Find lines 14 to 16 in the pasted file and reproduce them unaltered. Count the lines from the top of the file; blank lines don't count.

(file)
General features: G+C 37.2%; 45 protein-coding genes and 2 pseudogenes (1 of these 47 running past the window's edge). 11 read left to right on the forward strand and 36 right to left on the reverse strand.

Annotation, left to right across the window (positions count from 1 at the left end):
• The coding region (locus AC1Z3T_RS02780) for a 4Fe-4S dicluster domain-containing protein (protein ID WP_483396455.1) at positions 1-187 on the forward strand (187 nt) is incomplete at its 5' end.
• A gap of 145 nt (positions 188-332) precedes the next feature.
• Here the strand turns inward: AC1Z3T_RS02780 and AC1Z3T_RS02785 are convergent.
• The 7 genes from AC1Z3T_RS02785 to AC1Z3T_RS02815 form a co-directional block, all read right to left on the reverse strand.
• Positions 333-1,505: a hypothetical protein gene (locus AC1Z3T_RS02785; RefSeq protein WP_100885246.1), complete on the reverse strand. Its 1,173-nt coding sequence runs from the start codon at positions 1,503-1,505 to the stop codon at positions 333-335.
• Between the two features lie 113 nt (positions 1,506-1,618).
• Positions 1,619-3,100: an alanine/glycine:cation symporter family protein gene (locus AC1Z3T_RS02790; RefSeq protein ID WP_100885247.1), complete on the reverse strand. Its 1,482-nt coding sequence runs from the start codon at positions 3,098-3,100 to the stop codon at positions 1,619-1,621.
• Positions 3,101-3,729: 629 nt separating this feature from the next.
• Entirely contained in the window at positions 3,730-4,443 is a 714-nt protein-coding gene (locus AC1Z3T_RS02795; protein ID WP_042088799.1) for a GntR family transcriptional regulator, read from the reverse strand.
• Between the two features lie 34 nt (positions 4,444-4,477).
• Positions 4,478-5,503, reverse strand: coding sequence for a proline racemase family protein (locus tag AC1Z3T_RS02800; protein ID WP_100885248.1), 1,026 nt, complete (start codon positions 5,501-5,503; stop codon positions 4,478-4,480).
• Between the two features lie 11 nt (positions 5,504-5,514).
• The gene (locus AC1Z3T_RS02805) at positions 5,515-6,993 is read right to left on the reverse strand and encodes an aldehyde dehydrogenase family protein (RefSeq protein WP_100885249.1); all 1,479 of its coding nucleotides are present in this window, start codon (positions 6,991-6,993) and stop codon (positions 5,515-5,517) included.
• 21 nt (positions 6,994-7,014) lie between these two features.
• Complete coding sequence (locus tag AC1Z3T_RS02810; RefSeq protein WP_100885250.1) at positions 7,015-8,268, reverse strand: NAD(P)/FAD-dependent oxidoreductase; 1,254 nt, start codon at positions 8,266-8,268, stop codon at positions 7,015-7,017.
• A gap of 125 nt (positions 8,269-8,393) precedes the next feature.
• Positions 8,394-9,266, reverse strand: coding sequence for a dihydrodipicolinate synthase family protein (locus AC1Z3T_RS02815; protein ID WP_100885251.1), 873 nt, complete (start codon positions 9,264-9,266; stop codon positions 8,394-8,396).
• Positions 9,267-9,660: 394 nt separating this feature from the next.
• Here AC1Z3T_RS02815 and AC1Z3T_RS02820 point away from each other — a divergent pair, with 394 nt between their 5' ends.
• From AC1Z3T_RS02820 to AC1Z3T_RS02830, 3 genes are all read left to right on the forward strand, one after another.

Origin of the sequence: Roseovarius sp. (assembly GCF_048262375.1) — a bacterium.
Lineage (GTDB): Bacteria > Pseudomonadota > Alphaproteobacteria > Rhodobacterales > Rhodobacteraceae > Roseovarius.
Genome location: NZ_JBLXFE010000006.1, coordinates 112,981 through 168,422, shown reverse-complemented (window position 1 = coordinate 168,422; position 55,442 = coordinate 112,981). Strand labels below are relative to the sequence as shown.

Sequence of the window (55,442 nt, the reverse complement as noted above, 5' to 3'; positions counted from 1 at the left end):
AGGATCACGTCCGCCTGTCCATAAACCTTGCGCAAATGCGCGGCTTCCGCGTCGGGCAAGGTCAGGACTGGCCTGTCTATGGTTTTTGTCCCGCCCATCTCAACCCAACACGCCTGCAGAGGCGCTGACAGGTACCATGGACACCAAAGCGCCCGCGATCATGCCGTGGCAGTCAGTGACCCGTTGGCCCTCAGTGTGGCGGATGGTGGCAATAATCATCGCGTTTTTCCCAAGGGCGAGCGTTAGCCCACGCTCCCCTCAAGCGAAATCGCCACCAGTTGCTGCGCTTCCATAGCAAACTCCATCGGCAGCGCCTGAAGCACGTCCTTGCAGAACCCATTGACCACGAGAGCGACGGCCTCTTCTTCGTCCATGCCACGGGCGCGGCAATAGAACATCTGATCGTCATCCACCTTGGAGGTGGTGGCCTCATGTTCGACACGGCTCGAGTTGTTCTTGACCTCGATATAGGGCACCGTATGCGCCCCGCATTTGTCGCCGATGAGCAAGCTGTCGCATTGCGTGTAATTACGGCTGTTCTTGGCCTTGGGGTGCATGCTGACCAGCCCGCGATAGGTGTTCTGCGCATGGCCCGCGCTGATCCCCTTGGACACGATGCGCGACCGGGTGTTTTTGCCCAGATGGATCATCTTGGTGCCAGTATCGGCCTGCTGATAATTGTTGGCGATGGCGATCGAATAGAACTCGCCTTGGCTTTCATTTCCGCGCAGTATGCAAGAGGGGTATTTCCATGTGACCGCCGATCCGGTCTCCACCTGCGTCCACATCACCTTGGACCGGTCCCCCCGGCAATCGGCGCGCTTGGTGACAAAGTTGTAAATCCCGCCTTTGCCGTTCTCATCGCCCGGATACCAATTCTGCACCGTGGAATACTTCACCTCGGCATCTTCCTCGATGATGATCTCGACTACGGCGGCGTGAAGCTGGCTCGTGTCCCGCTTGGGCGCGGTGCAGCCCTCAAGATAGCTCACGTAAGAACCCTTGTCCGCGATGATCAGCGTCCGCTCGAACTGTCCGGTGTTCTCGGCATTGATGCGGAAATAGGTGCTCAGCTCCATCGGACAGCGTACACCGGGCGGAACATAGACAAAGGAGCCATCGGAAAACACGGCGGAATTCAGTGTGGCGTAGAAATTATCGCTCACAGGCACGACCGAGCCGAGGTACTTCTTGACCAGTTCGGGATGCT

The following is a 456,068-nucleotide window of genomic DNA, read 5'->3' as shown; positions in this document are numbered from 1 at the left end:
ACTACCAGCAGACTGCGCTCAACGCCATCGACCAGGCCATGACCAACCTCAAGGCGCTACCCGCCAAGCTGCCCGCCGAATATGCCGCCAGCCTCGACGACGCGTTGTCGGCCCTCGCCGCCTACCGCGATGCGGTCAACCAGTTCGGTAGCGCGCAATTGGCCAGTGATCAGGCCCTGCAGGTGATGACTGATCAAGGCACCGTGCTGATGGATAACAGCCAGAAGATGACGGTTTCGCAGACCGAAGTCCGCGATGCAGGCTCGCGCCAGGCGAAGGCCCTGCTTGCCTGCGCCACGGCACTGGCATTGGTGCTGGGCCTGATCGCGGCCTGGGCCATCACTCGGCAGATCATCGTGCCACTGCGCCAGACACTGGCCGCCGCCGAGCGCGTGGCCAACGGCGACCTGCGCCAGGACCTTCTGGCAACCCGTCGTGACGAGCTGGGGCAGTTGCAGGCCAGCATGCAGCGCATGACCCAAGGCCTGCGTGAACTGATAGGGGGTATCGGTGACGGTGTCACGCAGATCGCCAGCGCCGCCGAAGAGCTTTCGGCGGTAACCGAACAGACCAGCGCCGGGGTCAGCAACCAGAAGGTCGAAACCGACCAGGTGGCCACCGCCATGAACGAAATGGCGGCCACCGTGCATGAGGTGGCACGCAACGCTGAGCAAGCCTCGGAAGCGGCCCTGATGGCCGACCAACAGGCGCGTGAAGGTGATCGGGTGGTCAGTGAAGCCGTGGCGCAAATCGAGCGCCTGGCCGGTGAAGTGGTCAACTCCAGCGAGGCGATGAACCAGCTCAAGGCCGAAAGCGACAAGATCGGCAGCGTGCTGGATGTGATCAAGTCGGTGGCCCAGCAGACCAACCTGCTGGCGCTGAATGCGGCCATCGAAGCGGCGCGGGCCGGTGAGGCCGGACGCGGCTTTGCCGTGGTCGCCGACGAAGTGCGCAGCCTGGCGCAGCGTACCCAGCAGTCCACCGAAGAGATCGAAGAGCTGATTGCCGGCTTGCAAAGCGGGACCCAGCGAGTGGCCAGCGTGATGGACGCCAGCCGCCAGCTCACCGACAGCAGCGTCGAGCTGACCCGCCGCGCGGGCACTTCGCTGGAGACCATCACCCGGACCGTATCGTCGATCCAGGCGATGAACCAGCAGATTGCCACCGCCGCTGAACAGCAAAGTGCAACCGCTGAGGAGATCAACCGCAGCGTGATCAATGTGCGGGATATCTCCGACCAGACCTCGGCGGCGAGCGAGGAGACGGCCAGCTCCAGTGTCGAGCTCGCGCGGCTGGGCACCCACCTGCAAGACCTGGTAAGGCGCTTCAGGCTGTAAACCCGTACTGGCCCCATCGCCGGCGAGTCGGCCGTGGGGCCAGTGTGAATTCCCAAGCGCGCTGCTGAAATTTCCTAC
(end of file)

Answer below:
• Between the two features lie 11 nt (positions 5,504-5,514).
• The gene (locus AC1Z3T_RS02805) at positions 5,515-6,993 is read right to left on the reverse strand and encodes an aldehyde dehydrogenase family protein (RefSeq protein WP_100885249.1); all 1,479 of its coding nucleotides are present in this window, start codon (positions 6,991-6,993) and stop codon (positions 5,515-5,517) included.
• 21 nt (positions 6,994-7,014) lie between these two features.